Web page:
Throughout the story, the World has been depicted as being in a state of awaiting the Dawn (in particular this has been referenced since Zou). As we know, the darkness that has prevented the dawn is largely attributable to the World Government, and it is heavily implied that the toppling of the World Nobles will finally bring about the dawn.

Furthermore, the World Government has been portrayed as a malevolent God who exploits, deceives, and brings judgment on its people in whatever way best suits its own interests. Because Imu is set to be the villain that is representative of both the long night and god, it is plausible for Imu to have a power that would articulate both of ideas at the same time.

Luffy as God’s natural enemy:

Since the days of Skypiea, Luffy has been set up as God’s natural enemy. This was further articulated in the Dressrosa arc, where it went from Luffy being the natural enemy of one God to Luffy’s family being the natural enemies of the Celestial Dragons.

However, I think the wording of the Skypiea quote is very important, because if Imu is a direct escalation of the themes first set up in Skypeia, it is likely that Luffy is meant to be Imu’s “one and only natural enemy” at the end of the story. And the story also seems to indicate as much as well with the best evidence for this coming in chapter 1037 and the later reveal of the sun god fruit:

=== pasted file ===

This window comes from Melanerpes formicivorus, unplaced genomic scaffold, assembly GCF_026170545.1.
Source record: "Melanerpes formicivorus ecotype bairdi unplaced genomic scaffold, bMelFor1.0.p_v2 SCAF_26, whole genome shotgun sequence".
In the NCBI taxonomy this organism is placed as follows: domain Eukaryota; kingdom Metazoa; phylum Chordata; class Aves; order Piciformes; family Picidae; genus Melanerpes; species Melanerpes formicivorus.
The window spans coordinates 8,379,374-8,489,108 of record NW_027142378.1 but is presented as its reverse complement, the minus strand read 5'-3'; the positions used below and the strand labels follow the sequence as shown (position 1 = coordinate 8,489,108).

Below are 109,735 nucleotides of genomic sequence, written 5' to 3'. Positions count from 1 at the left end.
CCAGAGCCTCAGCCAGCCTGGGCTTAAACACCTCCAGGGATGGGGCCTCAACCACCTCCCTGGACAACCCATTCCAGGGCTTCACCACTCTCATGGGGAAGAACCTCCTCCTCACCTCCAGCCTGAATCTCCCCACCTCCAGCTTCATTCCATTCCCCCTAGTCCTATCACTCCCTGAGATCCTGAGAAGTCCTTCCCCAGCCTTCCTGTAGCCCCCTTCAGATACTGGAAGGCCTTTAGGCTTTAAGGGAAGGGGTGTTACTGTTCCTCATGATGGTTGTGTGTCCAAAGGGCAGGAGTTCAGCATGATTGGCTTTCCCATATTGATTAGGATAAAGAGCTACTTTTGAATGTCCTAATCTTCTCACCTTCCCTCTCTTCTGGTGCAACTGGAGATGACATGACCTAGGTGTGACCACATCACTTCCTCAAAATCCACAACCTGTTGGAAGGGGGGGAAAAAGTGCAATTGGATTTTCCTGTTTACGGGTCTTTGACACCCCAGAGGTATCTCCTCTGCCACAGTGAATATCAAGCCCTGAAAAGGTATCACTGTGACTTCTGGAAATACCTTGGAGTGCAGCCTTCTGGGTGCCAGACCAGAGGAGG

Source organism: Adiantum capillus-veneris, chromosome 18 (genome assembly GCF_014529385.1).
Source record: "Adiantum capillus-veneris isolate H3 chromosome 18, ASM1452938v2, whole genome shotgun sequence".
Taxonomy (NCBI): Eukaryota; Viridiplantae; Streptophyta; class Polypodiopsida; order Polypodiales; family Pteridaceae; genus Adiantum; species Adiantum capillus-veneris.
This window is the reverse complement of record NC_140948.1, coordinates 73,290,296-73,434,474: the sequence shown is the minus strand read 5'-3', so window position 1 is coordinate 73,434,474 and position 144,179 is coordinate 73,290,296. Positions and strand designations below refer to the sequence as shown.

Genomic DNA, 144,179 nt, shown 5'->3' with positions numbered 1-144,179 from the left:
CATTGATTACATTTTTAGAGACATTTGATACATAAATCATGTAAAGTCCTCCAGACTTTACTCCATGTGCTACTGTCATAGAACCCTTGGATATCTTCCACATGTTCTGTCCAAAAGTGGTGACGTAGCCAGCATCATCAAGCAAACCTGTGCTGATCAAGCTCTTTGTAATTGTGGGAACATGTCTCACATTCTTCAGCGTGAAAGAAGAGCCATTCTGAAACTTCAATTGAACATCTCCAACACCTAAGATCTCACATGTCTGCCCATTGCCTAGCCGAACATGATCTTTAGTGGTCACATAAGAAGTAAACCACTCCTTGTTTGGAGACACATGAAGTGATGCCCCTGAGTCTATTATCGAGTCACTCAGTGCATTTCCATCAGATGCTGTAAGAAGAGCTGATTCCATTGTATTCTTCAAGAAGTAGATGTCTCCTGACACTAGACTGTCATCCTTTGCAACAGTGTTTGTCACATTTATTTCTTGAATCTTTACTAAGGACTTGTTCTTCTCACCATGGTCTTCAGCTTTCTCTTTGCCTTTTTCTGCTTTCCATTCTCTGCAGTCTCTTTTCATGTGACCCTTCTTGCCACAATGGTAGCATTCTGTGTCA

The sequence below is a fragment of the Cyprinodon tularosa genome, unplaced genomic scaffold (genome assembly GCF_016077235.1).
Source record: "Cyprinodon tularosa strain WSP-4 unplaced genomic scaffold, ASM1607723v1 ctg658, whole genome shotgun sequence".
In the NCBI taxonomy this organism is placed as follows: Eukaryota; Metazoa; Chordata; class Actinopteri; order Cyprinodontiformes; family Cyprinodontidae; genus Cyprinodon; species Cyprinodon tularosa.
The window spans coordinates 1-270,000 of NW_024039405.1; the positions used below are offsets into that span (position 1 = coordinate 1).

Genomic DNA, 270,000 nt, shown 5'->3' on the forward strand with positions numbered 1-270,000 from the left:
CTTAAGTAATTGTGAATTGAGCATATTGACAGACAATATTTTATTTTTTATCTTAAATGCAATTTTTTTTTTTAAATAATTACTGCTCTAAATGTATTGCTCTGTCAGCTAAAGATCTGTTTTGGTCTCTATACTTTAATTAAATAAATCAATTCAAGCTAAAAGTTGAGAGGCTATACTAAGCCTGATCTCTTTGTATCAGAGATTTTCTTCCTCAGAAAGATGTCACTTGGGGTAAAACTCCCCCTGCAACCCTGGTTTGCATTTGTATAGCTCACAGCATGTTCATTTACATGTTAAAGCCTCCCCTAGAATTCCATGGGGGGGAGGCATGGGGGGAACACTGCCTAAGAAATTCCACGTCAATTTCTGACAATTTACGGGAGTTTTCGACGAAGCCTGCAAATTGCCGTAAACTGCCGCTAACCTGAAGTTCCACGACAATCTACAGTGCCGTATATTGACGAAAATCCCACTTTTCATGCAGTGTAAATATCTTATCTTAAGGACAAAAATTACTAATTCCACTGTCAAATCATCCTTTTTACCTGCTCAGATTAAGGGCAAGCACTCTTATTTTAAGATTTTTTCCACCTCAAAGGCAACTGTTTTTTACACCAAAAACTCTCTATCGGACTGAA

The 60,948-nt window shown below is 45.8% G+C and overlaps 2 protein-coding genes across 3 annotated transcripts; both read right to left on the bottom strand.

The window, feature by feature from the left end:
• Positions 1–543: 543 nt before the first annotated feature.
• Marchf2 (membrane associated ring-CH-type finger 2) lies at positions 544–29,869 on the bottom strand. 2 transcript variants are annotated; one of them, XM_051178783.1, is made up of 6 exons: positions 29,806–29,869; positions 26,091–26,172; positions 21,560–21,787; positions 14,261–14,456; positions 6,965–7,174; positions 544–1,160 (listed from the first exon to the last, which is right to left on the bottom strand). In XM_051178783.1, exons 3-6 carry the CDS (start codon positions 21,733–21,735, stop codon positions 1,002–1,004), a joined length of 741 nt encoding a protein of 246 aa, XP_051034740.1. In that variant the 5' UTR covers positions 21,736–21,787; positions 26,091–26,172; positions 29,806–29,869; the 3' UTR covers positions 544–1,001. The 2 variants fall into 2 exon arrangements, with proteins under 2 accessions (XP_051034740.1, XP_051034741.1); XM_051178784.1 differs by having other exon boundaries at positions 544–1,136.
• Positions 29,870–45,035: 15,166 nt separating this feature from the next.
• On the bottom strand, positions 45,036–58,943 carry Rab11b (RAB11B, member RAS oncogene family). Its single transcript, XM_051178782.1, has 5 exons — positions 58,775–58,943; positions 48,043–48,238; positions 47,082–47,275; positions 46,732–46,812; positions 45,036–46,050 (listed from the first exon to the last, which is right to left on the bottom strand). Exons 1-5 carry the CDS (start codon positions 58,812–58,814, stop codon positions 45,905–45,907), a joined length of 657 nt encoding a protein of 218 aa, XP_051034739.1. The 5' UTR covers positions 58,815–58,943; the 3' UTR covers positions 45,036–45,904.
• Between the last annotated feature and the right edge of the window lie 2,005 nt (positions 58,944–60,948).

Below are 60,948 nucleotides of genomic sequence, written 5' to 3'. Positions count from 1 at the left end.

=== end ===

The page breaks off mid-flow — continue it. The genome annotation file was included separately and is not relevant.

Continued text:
Here, we see that the World Government has gone out of there way to change the name of Luffy’s fruit and Luffy’s fruit alone, which lends credence to the idea that the Sun God fruit is the greatest threat to Imu’s power. Thematically, it would make sense if this was a setup for the culmination of Luffy’s role as God’s one and only natural enemy.

Furthermore, if this were the case, it would then be necessary for Luffy’s devil fruit to somehow be in direct contrast with that of Imu’s, which only really leaves the options of either a Moon God or a Night God. That said, the Moon has always been the symbol of those who maintain the light during the night while waiting for the dawn (Whitebeard, Kozuki clan) so it really only leaves the option of Night God as the perfect opposition to the Sun God.

Theory by aonepiecefan (